One of Seattle's most famous landmarks, Pike Place Market is the oldest continuously working public market in the United States and one of the world's top 50 most visited attractions. Pike Place opened in 1907 as the city's first public market, expanding to keep up with its growing popularity as a convenient option for both shoppers and merchants. The market remains a veritable cornucopia of culinary and artisanal options, its crowded aisles and bustling halls thronged with customers jostled between vendors of fresh produce and gourmet eats, alongside fishmongers and craftsmen. The street level is dominated by the food and produce stalls, while the lower levels house a fantastic variety of shops including antique dealers, head shops, florists, and local artisans. A whirlwind of sights, sounds and aromas, Pike Place Market is nothing short of paradise for foodies and connoisseurs of unique wares.
Fremont, which up until 1891 used to be a city in itself, is now a neighborhood of Seattle bordered by others like Queen Anne and Ballard. The statue of Lenin and the Fremont Troll are two of the main attractions of this area, and there is lots more to see and do as well. If you're in the mood to shop, you would definitely like to check out the many, varied stores in the area. The Sunday street market is another highlight of the area.
Opened as a shoe store in 1901, Nordstrom is now one of the nation's leading fashion retailers, offering fine apparel and accessories for everyone in the family. Nordstrom Rack Downtown Seattle, located in Seattle's Downtown neighborhood, is surely a one stop destination for fashion lovers and shopaholics, with many brand names housed on their shelves. Shoes remain the specialty, with a huge selection that includes unusual sizes. Designer labels like Ralph Lauren, Donna Karan and Calvin Klein fill the clothing racks. You're sure to find something suitable for every occasion.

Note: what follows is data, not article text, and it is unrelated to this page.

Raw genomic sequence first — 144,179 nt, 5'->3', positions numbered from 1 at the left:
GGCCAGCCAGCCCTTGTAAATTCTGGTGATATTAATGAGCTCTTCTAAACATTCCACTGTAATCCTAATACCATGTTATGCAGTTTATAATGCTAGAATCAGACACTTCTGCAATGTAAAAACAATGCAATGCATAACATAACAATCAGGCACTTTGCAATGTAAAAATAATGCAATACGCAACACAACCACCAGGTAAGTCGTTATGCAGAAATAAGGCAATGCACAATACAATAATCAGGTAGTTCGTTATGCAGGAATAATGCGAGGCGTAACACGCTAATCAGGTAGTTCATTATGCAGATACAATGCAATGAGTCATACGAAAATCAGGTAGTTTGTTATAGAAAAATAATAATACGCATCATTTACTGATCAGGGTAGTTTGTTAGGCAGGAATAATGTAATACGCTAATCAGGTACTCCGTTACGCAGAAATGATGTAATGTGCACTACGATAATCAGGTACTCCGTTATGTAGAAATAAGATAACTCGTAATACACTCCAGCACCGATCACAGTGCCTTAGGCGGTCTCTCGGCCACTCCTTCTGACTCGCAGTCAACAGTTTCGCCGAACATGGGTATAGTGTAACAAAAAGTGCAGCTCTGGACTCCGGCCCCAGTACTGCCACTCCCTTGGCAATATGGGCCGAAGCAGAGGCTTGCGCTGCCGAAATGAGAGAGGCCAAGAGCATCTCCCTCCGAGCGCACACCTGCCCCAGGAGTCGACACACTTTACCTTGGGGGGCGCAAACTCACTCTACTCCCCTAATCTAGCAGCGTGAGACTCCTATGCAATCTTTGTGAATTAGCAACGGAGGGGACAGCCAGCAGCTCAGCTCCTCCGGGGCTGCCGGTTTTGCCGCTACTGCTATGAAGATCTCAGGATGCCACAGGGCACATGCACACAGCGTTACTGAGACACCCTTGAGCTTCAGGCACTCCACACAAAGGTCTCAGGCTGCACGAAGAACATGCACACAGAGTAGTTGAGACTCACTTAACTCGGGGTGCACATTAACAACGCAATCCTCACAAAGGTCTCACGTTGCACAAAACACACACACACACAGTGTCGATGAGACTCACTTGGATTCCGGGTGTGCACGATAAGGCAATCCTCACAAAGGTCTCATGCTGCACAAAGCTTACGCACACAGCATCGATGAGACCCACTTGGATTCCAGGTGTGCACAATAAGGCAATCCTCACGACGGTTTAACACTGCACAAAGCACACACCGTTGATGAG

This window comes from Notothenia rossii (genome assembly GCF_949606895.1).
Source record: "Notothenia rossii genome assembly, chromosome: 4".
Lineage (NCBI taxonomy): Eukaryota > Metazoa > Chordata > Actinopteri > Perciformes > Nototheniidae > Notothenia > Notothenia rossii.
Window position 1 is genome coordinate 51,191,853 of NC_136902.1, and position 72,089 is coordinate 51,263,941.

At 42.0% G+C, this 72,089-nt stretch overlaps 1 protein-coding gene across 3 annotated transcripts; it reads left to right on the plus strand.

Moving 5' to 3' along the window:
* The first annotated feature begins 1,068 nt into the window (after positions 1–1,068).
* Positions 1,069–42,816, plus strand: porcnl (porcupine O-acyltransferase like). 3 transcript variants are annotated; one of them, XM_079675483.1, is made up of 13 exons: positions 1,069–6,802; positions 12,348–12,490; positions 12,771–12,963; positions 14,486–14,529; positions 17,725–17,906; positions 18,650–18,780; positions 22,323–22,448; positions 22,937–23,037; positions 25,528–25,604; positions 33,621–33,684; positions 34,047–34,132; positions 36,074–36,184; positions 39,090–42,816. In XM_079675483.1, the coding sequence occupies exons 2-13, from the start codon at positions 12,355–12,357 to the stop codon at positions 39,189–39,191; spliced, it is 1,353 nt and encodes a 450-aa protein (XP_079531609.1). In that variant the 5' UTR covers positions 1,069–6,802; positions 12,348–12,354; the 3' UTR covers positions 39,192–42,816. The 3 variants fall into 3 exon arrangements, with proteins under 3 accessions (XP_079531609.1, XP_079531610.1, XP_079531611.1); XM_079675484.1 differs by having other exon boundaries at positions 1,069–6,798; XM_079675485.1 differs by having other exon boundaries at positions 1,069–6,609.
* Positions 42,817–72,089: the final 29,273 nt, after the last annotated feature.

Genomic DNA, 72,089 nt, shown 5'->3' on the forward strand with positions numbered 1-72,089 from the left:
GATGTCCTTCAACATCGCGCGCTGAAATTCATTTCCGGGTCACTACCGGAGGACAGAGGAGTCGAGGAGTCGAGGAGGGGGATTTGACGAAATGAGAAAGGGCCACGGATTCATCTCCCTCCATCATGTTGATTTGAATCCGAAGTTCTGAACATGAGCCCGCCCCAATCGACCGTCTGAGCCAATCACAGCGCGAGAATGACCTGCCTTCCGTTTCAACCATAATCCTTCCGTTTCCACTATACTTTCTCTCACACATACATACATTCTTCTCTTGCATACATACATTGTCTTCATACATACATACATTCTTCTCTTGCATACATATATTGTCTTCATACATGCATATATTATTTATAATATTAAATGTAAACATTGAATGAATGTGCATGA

Here, where the streets of downtown's business district angle down around Elliott Bay to the south, are the flatlands where Seattle was first built. Nightclubs, art galleries, tourist shops, design firms and restaurants dominate Pioneer Square. The area's First Thursday art walk draws huge crowds to the studios, galleries and street performers, and the nightclubs keep the neighbourhood buzzing with activity till wee hours of the morn'. The kitschy Underground Tour explaining Seattle's early history is a perennial tourist favorite, as is the more sober Klondike Gold Rush Museum, which details the Yukon gold fever that made Seattle richer. Yesler Way, which slices the neighbourhood in half, has a footnote in history as the original "skid row". There are also several small parks in the area, including the quiet Waterfall Park, the shady cobblestones of Occidental Park, and the totem-pole decorated triangle at First and Yesler, Pioneer Place Park. The neighbourhood also marks the popular shopping destination of the city, famous for all kinds of knickknacks such as tapestries, rare artworks, books and what-nots!
Located about 10 minutes from downtown Seattle, immediately off Interstate 5, this mall features major department stores that include Nordstrom, the Bon Marche, Gottschalks and JC Penney, as well as a large variety of smaller retail shops. In addition, the mall has a large food court and a cinema with one of Seattle's largest screens. You can park the car for free and spend the day indoors without worrying about inclement weather.
Nestled in downtown, Westlake Center is a pure delight for any shopaholic. As you enter through the doors of this mall, you can wander around the light, airy floors and browse for clothing, books, jewelry and other accessories. From designer labels to department stores, all kinds of shops are housed under one roof. When hunger pangs set in, ride the escalators to the top floor and gorge on meals at the food court with its views of the city. This is a great place to spend a rainy day.